5. If you’re not sure how many outlets you’ll need in a room, get more than you think you’ll need. If wondering about whether to put 4 or 5 outlets in a room, for example, go for 5. Better to have an extra outlet or 2 than not enough. But don’t go crazy with the extra outlets. Let’s face it, electrical outlet are not very attractive and the more you request, the more it will cost you.
6. Place electrical outlets inside a bathroom vanity drawer so you can plug in and store hair dryers, electric toothbrushes, and electric shavers. Make sure you use one of the top drawers for this so you can easily use the plugged in appliance while standing at the mirror. If you use a bottom drawer, the appliance cord may not be long enough to reach you.
7. If you sometimes charge your phone while you are in the bathroom getting dressed, get the electrician to add a USB port either in that vanity drawer with electrical outlets or on the bathroom wall.
8. Image yourself walking through every room of your house to help you decide where you should place light switches. In hallways, you probably want one switch at each end. Most average sized rooms will only need one light switch.
9. Place a light switch at every exterior exit-- not just the front door, but the side, back or garage entrance/exit doors too, and doors to decks or patios. Those light switches should control both interior and exterior lights.
10. Light switches to closets, pantries, garages, attics and basements should be placed outside of those spaces so you don’t have to enter a dark room and fumble for the light switch.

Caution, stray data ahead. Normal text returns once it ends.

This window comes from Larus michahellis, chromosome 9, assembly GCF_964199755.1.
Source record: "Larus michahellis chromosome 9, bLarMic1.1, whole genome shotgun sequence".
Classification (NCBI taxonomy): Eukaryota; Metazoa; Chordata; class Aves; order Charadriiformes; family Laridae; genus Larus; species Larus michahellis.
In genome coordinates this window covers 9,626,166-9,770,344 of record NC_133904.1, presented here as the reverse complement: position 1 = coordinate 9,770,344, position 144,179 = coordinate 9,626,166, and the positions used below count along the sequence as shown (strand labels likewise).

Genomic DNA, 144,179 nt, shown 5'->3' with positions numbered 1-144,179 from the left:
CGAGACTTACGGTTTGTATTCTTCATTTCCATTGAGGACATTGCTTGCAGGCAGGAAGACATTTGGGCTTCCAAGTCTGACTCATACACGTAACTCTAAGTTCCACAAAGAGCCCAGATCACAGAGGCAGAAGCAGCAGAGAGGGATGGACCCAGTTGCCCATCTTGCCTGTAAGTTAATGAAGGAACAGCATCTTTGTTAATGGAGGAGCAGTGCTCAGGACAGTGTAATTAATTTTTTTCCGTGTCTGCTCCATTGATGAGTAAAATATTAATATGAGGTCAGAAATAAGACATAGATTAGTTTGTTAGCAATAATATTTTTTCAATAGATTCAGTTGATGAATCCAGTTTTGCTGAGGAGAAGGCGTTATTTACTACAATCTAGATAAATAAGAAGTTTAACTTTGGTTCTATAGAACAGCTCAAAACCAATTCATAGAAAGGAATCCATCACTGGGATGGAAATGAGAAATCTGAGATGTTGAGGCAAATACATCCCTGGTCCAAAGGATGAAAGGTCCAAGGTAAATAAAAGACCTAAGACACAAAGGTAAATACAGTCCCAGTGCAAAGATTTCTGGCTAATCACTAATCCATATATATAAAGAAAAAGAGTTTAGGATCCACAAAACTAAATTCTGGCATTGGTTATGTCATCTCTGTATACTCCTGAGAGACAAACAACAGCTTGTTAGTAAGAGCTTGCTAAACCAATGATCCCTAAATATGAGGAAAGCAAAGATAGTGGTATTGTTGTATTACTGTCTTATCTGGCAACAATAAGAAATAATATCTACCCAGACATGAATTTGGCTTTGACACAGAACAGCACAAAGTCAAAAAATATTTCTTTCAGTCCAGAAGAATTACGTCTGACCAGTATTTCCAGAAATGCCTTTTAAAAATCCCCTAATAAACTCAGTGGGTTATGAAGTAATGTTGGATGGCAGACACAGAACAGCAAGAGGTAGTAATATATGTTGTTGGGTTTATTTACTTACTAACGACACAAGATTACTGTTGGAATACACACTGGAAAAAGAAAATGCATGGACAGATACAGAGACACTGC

11. Alternatively, motion activated lights can be put in closets, pantries, garages, and attics, especially if you or your family members have a tendency to forget to turn the lights off when you leave those spaces. If your basement will be used mainly for storage, and not as a living area, a motion sensor light can be a good idea. But if your basement will be a living space where you’ll be relaxing on the sofa, without much movement for long periods of time, you probably don’t want motion activated lights there or you might find in the dark while you’re quietly reading a book.
12. Put light switches at the top and bottom of stair cases. And add small lights along the steps, if you have it in our budget. You can put stairwell lighting on a motion sensor.
13. Consider where you’ll want to hang pictures or art and avoid placing light switches in those places.
14. Many lighting designers and electricians warn against over lighting your house. They say too much light can be unattractive, plus it’s expensive. But if you hate a dark house like I do, you could add lots of lighting and put the fixtures on dimmers, so you can adjust the amount of light at different times of day and for different occasions.